A new teacher gives the third grade an assignment and lets the students pair themselves up.
Two boys present a talk with crude remarks and largely inappropriate content. After their talk, the teacher thanks them for their efforts and moves on the next group without admonishment.
The class is so surprised one of the kids pipes up, “aren’t you going to send them to Mr Vincent for mucking up? That’s what Mrs Langard would have done.” Mr Vincent is the Vice Principal and Mrs Langard is the lady who just retired as their third-grade teacher.
“No honey” she casually replies.
“But they did a swear!” another blurts out.
“…and they didn’t even talk about the assignment” yet another protests.
“I know,” says the teacher, smiling.
“But that’s not fair!” adds a little girl with pigtails and a Pokemon backpack who rarely says a word except to answer questions posted on the whiteboard.
The teacher turns to the boy who originally asked the question. “Jimmy”
“You live at home with your parents, right?”
“Yes Miss” he tentatively replies with that deer-in-headlights obedience that comes over children of that age.
“And they love you very much.”
“Yes Miss” he inflects with that duh! of course, why wouldn’t they; I’m adorable bemusement only available to innocents.
“They encourage you to do well at school and to be a good student.”
“Yes Miss” not sure where this is going but starting to get the uncomfortable feeling that he’ll say something to get himself into trouble soon.
“They pick you up in the afternoon and when you get home they ask you to put your school bag away. They make sure you put your uniform in the wash and that your shoes are clean for the next day.”
“If you’re doing your homework and you have trouble with a question, is there someone you can talk to about it even if they won’t give you the answer?”
“When you’re tired after school and would rather play video games than unpack your bag and do your homework, is there someone who encourages you to make the effort?”
“Yes Miss” with shoulders slumped and life energy sucked completely from his being as if reliving the entire drama right here and now.
“Is there someone to make sure you have a good breakfast in the morning so you can do your best at school every day?”
“And do you get lots of hugs for trying even if you don’t get the mark you were hoping for in an assignment?”
“Yes miss, but how did you know all that Miss?”
“Because I’ve met your parents and I’ve seen the way they are with you after school and I know you’re not afraid to put up your hand even when you’re uncertain if you’ve got the right answer, and that only comes from being encouraged to try.”
The teacher pauses then asks, “What do you think would happen if you weren’t?”
“Weren’t what Miss?” Jimmy asks.
“Weren’t encouraged to be a good student. What do you think would happen if you didn’t have to unpack your bag after school or look after your uniform, or have a healthy breakfast of a morning?”
“I don’t know Miss? Is this going to be on the test?”
“No Jimmy. This isn’t a test. I’m asking because I’m glad that you don’t know what would happen. I realise it’s not easy to get through the day with all the help and encouragement you get, what with all the friendships to navigate and new decisions you have to make every day. Being so young you have very little of what they call “life experience” to draw upon, and I wouldn’t want your life to be any harder than it already is.”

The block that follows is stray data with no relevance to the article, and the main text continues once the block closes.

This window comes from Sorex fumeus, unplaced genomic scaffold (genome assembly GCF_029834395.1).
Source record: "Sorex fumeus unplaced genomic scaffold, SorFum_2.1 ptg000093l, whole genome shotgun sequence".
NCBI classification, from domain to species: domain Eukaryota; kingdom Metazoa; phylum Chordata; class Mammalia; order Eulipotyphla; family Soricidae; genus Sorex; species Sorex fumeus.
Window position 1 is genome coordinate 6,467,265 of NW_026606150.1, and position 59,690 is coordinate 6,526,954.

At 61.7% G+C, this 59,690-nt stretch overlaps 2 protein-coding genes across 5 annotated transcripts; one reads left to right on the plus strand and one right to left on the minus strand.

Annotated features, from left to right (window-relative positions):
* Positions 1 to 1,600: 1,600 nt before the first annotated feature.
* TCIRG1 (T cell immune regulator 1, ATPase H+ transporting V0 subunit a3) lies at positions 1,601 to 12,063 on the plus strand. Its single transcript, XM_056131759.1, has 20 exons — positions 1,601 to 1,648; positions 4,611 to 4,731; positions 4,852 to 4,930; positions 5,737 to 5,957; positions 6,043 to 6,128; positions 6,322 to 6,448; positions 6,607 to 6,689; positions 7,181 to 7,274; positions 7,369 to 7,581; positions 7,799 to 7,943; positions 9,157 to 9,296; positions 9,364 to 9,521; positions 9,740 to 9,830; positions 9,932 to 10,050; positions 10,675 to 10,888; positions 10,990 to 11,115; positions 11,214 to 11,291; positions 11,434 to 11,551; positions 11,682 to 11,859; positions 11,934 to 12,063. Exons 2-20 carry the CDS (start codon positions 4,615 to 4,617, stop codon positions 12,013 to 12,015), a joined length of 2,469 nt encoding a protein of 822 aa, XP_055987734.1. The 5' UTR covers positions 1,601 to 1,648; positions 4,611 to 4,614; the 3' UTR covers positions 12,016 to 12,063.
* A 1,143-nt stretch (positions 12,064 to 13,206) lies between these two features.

She continues. “In fact, it’s my job to be there for you while you meet all the new experiences waiting for you in the classroom and on the playground, and I’m happy to do that whether you have a good student attitude or not because you’re just a kid and kids are just like adults in that they can only act on what they know.”
“Which means it would be unfair of me to give you a test on something we haven’t studied. But it also means it’s unfair to expect all of you to be something when only some of you know how to do it. If some of you are not encouraged to put away your backpack or do your homework or be a good student by trying to learn even if that means putting up your hand when you don’t think you’ve got the right answer, then I know how hard it is for you.”
“I know that it’s too much to expect a ten-year-old to motivate themselves to do their homework if no-one else will. I know it’s too much to ask that you be your own counsel, your own parental guide and support system when things get rough.”
“I also know that the people who can’t be encouraging or help organise a nutritious breakfast or an after school schedule, probably never had anyone show them how OR have to spend all their time with things the encouraging people never have to worry about OR that the kind of student this school system encourages you all to be, is in conflict with their idea of who you should be.”
“…and I respect that. So when Phillip and Paulo come to class with their ‘Farting as Music’ presentation, I don’t think they’re being naughty. I think they’re being the students they’re encouraged to be, and more than anything I want them and their parents to know that I respect that because I trust that we are all acting on the information we have.”
“Which doesn’t make for bad parents or naughty students. Just different perspectives, different priorities, and different people.”
“And if I really care for people (and not just how they can make my life easier – whatever that means) then I’ll love them as they are and be curious about who they have been encouraged to be. Not so I can figure out the best way to change them. Not so I can make my life easier, but so that I can look myself in the eye and recognise my own biases about what “should” be, what would be “best” and who “they” could be if only…
“Now, who’s next?”
Obviously, a third-grade teacher would not say any of these things to their class, and that’s not under scrutiny here. I’m just telling a story.